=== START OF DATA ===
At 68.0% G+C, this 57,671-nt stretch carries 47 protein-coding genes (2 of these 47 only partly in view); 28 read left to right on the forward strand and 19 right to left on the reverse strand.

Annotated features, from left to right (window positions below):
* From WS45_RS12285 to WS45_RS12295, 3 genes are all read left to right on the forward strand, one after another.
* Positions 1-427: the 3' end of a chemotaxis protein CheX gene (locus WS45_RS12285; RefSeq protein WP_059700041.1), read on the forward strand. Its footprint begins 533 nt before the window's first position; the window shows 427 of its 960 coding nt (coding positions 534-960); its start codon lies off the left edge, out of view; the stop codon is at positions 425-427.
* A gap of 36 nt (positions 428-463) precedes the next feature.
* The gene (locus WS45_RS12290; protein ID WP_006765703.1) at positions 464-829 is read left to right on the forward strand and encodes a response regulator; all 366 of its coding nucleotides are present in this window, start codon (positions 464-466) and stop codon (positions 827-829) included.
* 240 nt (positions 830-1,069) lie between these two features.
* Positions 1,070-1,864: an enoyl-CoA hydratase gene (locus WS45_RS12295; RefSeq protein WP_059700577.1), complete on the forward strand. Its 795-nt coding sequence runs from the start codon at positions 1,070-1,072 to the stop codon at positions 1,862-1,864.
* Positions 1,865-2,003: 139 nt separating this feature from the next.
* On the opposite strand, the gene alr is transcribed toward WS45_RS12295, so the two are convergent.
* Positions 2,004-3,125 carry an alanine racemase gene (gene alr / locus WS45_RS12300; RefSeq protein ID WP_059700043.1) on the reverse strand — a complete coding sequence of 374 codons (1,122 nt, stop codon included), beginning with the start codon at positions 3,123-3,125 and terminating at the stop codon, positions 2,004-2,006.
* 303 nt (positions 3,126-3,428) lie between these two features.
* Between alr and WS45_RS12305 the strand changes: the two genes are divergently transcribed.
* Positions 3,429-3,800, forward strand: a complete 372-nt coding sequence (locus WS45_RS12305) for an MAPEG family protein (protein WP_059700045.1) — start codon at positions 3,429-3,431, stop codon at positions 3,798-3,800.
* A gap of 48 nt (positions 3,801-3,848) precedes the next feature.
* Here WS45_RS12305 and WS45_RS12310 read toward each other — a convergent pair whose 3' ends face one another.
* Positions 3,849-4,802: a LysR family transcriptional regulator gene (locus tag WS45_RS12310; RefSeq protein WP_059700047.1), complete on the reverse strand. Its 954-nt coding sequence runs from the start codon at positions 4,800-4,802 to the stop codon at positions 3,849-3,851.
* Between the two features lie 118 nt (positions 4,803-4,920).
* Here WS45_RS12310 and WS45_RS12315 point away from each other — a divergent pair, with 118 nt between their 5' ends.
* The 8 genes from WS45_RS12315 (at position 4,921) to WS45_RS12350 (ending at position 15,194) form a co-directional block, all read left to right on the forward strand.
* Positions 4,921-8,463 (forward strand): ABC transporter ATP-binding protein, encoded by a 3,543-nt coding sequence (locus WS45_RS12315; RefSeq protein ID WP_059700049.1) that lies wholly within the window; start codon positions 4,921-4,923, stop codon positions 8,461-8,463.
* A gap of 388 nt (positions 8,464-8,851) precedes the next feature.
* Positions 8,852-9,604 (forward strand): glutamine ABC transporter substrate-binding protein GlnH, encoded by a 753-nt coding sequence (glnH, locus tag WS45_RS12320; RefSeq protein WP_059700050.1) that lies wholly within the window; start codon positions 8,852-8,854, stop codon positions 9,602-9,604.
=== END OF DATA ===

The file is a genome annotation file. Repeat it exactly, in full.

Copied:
At 68.0% G+C, this 57,671-nt stretch carries 47 protein-coding genes (2 of these 47 only partly in view); 28 read left to right on the forward strand and 19 right to left on the reverse strand.

Annotated features, from left to right (window positions below):
* From WS45_RS12285 to WS45_RS12295, 3 genes are all read left to right on the forward strand, one after another.
* Positions 1-427: the 3' end of a chemotaxis protein CheX gene (locus WS45_RS12285; RefSeq protein WP_059700041.1), read on the forward strand. Its footprint begins 533 nt before the window's first position; the window shows 427 of its 960 coding nt (coding positions 534-960); its start codon lies off the left edge, out of view; the stop codon is at positions 425-427.
* A gap of 36 nt (positions 428-463) precedes the next feature.
* The gene (locus WS45_RS12290; protein ID WP_006765703.1) at positions 464-829 is read left to right on the forward strand and encodes a response regulator; all 366 of its coding nucleotides are present in this window, start codon (positions 464-466) and stop codon (positions 827-829) included.
* 240 nt (positions 830-1,069) lie between these two features.
* Positions 1,070-1,864: an enoyl-CoA hydratase gene (locus WS45_RS12295; RefSeq protein WP_059700577.1), complete on the forward strand. Its 795-nt coding sequence runs from the start codon at positions 1,070-1,072 to the stop codon at positions 1,862-1,864.
* Positions 1,865-2,003: 139 nt separating this feature from the next.
* On the opposite strand, the gene alr is transcribed toward WS45_RS12295, so the two are convergent.
* Positions 2,004-3,125 carry an alanine racemase gene (gene alr / locus WS45_RS12300; RefSeq protein ID WP_059700043.1) on the reverse strand — a complete coding sequence of 374 codons (1,122 nt, stop codon included), beginning with the start codon at positions 3,123-3,125 and terminating at the stop codon, positions 2,004-2,006.
* 303 nt (positions 3,126-3,428) lie between these two features.
* Between alr and WS45_RS12305 the strand changes: the two genes are divergently transcribed.
* Positions 3,429-3,800, forward strand: a complete 372-nt coding sequence (locus WS45_RS12305) for an MAPEG family protein (protein WP_059700045.1) — start codon at positions 3,429-3,431, stop codon at positions 3,798-3,800.
* A gap of 48 nt (positions 3,801-3,848) precedes the next feature.
* Here WS45_RS12305 and WS45_RS12310 read toward each other — a convergent pair whose 3' ends face one another.
* Positions 3,849-4,802: a LysR family transcriptional regulator gene (locus tag WS45_RS12310; RefSeq protein WP_059700047.1), complete on the reverse strand. Its 954-nt coding sequence runs from the start codon at positions 4,800-4,802 to the stop codon at positions 3,849-3,851.
* Between the two features lie 118 nt (positions 4,803-4,920).
* Here WS45_RS12310 and WS45_RS12315 point away from each other — a divergent pair, with 118 nt between their 5' ends.
* The 8 genes from WS45_RS12315 (at position 4,921) to WS45_RS12350 (ending at position 15,194) form a co-directional block, all read left to right on the forward strand.
* Positions 4,921-8,463 (forward strand): ABC transporter ATP-binding protein, encoded by a 3,543-nt coding sequence (locus WS45_RS12315; RefSeq protein ID WP_059700049.1) that lies wholly within the window; start codon positions 4,921-4,923, stop codon positions 8,461-8,463.
* A gap of 388 nt (positions 8,464-8,851) precedes the next feature.
* Positions 8,852-9,604 (forward strand): glutamine ABC transporter substrate-binding protein GlnH, encoded by a 753-nt coding sequence (glnH, locus tag WS45_RS12320; RefSeq protein WP_059700050.1) that lies wholly within the window; start codon positions 8,852-8,854, stop codon positions 9,602-9,604.